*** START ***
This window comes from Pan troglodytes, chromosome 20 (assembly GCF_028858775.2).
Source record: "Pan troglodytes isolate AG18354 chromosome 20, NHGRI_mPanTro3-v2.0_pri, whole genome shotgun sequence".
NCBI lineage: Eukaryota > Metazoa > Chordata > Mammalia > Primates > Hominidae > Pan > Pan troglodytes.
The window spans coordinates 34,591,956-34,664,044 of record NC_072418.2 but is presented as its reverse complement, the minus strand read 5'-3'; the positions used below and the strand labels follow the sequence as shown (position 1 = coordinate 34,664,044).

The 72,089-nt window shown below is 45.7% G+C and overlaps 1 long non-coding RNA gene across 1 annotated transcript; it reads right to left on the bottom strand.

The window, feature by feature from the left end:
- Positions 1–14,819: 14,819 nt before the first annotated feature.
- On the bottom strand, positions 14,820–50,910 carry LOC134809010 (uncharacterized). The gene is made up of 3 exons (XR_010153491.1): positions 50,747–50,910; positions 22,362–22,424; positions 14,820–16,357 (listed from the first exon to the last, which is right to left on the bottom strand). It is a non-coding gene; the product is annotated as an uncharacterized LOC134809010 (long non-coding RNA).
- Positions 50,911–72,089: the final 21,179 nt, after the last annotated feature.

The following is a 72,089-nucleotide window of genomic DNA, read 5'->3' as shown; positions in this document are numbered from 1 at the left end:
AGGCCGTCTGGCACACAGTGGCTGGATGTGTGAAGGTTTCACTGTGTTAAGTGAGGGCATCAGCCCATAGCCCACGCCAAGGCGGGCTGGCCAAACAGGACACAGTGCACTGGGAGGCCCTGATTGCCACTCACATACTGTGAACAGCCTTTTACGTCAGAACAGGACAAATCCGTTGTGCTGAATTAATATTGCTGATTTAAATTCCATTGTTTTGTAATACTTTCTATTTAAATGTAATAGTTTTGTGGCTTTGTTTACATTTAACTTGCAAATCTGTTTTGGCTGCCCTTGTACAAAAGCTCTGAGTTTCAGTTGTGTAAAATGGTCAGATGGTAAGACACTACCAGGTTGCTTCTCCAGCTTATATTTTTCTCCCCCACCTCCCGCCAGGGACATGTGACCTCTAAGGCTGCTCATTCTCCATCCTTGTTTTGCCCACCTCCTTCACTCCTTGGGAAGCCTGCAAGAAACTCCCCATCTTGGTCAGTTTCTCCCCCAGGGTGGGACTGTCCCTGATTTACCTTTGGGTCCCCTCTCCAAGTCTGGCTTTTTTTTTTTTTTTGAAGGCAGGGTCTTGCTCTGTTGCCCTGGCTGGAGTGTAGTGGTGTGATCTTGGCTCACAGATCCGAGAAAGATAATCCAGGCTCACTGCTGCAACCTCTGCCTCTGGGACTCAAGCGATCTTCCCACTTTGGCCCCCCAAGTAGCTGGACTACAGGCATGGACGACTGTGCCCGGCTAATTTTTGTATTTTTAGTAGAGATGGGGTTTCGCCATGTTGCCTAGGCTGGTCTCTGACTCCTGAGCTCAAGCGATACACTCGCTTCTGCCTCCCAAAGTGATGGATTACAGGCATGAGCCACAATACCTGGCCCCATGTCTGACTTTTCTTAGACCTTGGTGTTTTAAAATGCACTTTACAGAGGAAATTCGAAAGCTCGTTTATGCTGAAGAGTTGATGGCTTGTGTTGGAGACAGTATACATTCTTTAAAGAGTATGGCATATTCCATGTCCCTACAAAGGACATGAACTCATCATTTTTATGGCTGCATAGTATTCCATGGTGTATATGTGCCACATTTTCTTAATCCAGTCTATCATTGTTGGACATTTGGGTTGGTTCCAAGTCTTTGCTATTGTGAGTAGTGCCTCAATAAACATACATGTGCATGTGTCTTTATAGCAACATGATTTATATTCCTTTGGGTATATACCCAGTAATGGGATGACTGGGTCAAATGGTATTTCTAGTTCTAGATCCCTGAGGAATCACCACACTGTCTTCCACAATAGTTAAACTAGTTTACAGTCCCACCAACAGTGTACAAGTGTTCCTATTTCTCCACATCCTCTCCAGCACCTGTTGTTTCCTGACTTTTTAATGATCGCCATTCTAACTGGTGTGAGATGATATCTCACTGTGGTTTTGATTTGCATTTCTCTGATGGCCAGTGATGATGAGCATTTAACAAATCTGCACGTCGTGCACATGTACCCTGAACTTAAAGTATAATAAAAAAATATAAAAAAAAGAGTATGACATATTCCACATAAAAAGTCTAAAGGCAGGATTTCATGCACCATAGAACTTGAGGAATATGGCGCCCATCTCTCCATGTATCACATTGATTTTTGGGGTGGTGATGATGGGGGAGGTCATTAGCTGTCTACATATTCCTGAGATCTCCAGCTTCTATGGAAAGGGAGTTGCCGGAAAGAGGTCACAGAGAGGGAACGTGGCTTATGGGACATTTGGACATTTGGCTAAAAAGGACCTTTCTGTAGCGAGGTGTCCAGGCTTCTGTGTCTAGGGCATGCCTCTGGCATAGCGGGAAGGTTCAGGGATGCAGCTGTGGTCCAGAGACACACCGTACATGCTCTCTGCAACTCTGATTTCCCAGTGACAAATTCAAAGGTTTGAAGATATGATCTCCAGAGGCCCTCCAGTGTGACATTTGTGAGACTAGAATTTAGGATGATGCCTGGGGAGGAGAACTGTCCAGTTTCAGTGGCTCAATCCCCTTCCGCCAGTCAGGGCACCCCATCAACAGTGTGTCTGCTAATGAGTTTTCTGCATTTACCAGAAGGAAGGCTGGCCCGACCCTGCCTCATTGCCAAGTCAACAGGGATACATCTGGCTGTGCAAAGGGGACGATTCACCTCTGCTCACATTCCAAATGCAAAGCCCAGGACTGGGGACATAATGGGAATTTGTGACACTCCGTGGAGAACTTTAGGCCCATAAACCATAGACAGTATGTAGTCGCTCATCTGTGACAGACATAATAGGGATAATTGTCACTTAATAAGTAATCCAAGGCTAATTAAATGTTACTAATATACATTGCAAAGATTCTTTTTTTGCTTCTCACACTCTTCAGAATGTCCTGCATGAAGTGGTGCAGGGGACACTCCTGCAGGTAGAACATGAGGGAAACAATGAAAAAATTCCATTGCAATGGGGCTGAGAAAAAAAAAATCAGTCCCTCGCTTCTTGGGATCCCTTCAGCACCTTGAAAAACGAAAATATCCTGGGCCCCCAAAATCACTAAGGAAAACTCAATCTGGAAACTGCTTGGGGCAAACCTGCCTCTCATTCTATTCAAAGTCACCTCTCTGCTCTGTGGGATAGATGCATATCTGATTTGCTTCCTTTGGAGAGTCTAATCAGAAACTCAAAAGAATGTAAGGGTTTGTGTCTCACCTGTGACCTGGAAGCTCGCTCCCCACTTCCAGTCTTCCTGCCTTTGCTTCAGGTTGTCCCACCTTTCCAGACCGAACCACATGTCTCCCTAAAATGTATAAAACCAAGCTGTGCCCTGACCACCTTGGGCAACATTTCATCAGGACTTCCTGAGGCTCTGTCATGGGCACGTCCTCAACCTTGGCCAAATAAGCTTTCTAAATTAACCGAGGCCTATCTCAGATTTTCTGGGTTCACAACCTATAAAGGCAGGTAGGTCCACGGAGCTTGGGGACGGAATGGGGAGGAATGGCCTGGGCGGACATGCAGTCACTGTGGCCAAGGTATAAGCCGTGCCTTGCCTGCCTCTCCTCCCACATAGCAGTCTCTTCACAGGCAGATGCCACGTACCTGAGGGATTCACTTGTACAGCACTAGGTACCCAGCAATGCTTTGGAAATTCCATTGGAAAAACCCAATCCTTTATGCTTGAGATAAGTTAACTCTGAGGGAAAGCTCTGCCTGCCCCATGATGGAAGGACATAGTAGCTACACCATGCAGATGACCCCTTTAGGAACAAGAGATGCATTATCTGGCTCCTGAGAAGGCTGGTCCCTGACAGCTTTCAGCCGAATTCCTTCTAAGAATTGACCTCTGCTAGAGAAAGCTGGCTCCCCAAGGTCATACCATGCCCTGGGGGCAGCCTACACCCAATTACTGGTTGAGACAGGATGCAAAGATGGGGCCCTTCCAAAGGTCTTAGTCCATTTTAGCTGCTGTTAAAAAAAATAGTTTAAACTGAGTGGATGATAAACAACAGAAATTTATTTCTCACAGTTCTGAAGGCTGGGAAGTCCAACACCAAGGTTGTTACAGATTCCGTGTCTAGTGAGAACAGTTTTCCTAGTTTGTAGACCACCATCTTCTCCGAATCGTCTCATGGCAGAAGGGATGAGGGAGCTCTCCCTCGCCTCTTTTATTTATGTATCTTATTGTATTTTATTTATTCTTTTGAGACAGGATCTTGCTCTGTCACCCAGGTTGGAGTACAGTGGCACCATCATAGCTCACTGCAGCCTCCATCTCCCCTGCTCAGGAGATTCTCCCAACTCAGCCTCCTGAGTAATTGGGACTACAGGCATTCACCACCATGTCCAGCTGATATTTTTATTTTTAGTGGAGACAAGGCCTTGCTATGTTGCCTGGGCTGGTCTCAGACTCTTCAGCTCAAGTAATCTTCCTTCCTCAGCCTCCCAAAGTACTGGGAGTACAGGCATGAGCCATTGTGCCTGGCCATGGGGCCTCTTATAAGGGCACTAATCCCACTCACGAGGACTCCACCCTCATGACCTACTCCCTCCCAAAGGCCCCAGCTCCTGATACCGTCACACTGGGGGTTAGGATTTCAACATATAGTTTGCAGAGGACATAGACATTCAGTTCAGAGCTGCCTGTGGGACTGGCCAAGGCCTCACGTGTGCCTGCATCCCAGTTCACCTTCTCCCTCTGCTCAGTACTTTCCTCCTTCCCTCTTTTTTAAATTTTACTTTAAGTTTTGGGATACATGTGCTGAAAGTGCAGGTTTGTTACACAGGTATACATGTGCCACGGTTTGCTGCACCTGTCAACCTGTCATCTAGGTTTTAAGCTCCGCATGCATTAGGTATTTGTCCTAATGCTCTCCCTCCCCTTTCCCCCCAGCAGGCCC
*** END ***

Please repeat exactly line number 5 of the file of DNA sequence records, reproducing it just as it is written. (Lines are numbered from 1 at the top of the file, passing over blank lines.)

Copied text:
The 72,089-nt window shown below is 45.7% G+C and overlaps 1 long non-coding RNA gene across 1 annotated transcript; it reads right to left on the bottom strand.